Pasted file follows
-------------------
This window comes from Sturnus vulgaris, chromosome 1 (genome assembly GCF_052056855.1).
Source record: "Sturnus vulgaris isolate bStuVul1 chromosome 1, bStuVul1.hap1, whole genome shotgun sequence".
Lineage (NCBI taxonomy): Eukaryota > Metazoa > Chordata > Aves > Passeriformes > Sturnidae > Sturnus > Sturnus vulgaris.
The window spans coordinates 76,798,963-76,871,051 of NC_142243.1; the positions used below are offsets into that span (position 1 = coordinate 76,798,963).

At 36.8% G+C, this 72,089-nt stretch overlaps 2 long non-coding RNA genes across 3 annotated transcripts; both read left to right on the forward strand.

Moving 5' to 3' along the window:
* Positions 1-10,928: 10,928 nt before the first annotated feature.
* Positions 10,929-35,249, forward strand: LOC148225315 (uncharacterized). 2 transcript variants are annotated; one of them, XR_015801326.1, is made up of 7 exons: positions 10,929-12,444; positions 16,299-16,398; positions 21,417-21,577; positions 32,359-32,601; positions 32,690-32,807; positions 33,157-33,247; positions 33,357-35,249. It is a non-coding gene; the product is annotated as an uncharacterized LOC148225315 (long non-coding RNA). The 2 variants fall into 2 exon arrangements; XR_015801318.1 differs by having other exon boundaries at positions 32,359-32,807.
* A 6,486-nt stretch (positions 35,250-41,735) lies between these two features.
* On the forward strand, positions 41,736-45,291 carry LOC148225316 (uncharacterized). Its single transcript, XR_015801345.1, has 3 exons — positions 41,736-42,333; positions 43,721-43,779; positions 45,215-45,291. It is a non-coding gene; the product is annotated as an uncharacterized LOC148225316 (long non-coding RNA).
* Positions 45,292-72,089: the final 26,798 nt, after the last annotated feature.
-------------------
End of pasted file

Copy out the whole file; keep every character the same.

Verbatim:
This window comes from Sturnus vulgaris, chromosome 1 (genome assembly GCF_052056855.1).
Source record: "Sturnus vulgaris isolate bStuVul1 chromosome 1, bStuVul1.hap1, whole genome shotgun sequence".
Lineage (NCBI taxonomy): Eukaryota > Metazoa > Chordata > Aves > Passeriformes > Sturnidae > Sturnus > Sturnus vulgaris.
The window spans coordinates 76,798,963-76,871,051 of NC_142243.1; the positions used below are offsets into that span (position 1 = coordinate 76,798,963).

At 36.8% G+C, this 72,089-nt stretch overlaps 2 long non-coding RNA genes across 3 annotated transcripts; both read left to right on the forward strand.

Moving 5' to 3' along the window:
* Positions 1-10,928: 10,928 nt before the first annotated feature.
* Positions 10,929-35,249, forward strand: LOC148225315 (uncharacterized). 2 transcript variants are annotated; one of them, XR_015801326.1, is made up of 7 exons: positions 10,929-12,444; positions 16,299-16,398; positions 21,417-21,577; positions 32,359-32,601; positions 32,690-32,807; positions 33,157-33,247; positions 33,357-35,249. It is a non-coding gene; the product is annotated as an uncharacterized LOC148225315 (long non-coding RNA). The 2 variants fall into 2 exon arrangements; XR_015801318.1 differs by having other exon boundaries at positions 32,359-32,807.
* A 6,486-nt stretch (positions 35,250-41,735) lies between these two features.
* On the forward strand, positions 41,736-45,291 carry LOC148225316 (uncharacterized). Its single transcript, XR_015801345.1, has 3 exons — positions 41,736-42,333; positions 43,721-43,779; positions 45,215-45,291. It is a non-coding gene; the product is annotated as an uncharacterized LOC148225316 (long non-coding RNA).
* Positions 45,292-72,089: the final 26,798 nt, after the last annotated feature.